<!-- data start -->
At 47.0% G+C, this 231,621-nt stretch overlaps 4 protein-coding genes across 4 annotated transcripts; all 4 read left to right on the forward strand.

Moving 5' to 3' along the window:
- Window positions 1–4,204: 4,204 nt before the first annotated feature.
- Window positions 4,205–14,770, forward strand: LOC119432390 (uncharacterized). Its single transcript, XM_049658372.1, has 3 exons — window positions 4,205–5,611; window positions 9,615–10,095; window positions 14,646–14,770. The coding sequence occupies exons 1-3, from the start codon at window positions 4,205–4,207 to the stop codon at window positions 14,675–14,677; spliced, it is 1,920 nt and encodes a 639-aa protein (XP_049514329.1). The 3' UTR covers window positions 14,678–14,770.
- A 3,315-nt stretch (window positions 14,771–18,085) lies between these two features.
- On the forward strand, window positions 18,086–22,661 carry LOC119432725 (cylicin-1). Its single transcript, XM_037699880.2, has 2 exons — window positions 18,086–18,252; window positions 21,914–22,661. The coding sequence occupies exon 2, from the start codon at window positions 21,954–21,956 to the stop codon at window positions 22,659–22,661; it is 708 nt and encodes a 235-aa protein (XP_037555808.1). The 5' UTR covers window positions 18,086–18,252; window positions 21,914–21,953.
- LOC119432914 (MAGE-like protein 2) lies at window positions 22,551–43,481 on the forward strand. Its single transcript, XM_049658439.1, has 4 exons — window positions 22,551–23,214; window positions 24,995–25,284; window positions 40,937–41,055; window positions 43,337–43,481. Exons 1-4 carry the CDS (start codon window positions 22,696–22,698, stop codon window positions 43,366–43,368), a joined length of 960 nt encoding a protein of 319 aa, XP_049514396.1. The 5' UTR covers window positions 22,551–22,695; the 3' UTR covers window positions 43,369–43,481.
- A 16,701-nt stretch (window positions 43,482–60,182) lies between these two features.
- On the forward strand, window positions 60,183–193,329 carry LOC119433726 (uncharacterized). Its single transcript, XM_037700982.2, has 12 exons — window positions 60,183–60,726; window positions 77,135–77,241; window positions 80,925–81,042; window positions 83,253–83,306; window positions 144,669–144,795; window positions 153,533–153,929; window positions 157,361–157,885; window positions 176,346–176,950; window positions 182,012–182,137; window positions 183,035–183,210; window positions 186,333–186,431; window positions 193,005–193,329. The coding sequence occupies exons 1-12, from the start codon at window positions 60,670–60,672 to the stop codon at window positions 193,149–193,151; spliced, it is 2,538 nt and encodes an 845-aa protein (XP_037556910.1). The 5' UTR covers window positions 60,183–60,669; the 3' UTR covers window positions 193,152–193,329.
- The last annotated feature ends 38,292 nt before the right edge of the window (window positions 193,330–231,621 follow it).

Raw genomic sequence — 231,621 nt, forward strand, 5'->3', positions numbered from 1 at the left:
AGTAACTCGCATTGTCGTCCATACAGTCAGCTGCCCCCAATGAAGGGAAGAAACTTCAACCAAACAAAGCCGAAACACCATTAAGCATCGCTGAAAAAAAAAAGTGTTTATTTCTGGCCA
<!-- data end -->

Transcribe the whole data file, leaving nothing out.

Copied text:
At 47.0% G+C, this 231,621-nt stretch overlaps 4 protein-coding genes across 4 annotated transcripts; all 4 read left to right on the forward strand.

Moving 5' to 3' along the window:
- Window positions 1–4,204: 4,204 nt before the first annotated feature.
- Window positions 4,205–14,770, forward strand: LOC119432390 (uncharacterized). Its single transcript, XM_049658372.1, has 3 exons — window positions 4,205–5,611; window positions 9,615–10,095; window positions 14,646–14,770. The coding sequence occupies exons 1-3, from the start codon at window positions 4,205–4,207 to the stop codon at window positions 14,675–14,677; spliced, it is 1,920 nt and encodes a 639-aa protein (XP_049514329.1). The 3' UTR covers window positions 14,678–14,770.
- A 3,315-nt stretch (window positions 14,771–18,085) lies between these two features.
- On the forward strand, window positions 18,086–22,661 carry LOC119432725 (cylicin-1). Its single transcript, XM_037699880.2, has 2 exons — window positions 18,086–18,252; window positions 21,914–22,661. The coding sequence occupies exon 2, from the start codon at window positions 21,954–21,956 to the stop codon at window positions 22,659–22,661; it is 708 nt and encodes a 235-aa protein (XP_037555808.1). The 5' UTR covers window positions 18,086–18,252; window positions 21,914–21,953.
- LOC119432914 (MAGE-like protein 2) lies at window positions 22,551–43,481 on the forward strand. Its single transcript, XM_049658439.1, has 4 exons — window positions 22,551–23,214; window positions 24,995–25,284; window positions 40,937–41,055; window positions 43,337–43,481. Exons 1-4 carry the CDS (start codon window positions 22,696–22,698, stop codon window positions 43,366–43,368), a joined length of 960 nt encoding a protein of 319 aa, XP_049514396.1. The 5' UTR covers window positions 22,551–22,695; the 3' UTR covers window positions 43,369–43,481.
- A 16,701-nt stretch (window positions 43,482–60,182) lies between these two features.
- On the forward strand, window positions 60,183–193,329 carry LOC119433726 (uncharacterized). Its single transcript, XM_037700982.2, has 12 exons — window positions 60,183–60,726; window positions 77,135–77,241; window positions 80,925–81,042; window positions 83,253–83,306; window positions 144,669–144,795; window positions 153,533–153,929; window positions 157,361–157,885; window positions 176,346–176,950; window positions 182,012–182,137; window positions 183,035–183,210; window positions 186,333–186,431; window positions 193,005–193,329. The coding sequence occupies exons 1-12, from the start codon at window positions 60,670–60,672 to the stop codon at window positions 193,149–193,151; spliced, it is 2,538 nt and encodes an 845-aa protein (XP_037556910.1). The 5' UTR covers window positions 60,183–60,669; the 3' UTR covers window positions 193,152–193,329.
- The last annotated feature ends 38,292 nt before the right edge of the window (window positions 193,330–231,621 follow it).

Raw genomic sequence — 231,621 nt, forward strand, 5'->3', positions numbered from 1 at the left:
AGTAACTCGCATTGTCGTCCATACAGTCAGCTGCCCCCAATGAAGGGAAGAAACTTCAACCAAACAAAGCCGAAACACCATTAAGCATCGCTGAAAAAAAAAAGTGTTTATTTCTGGCCA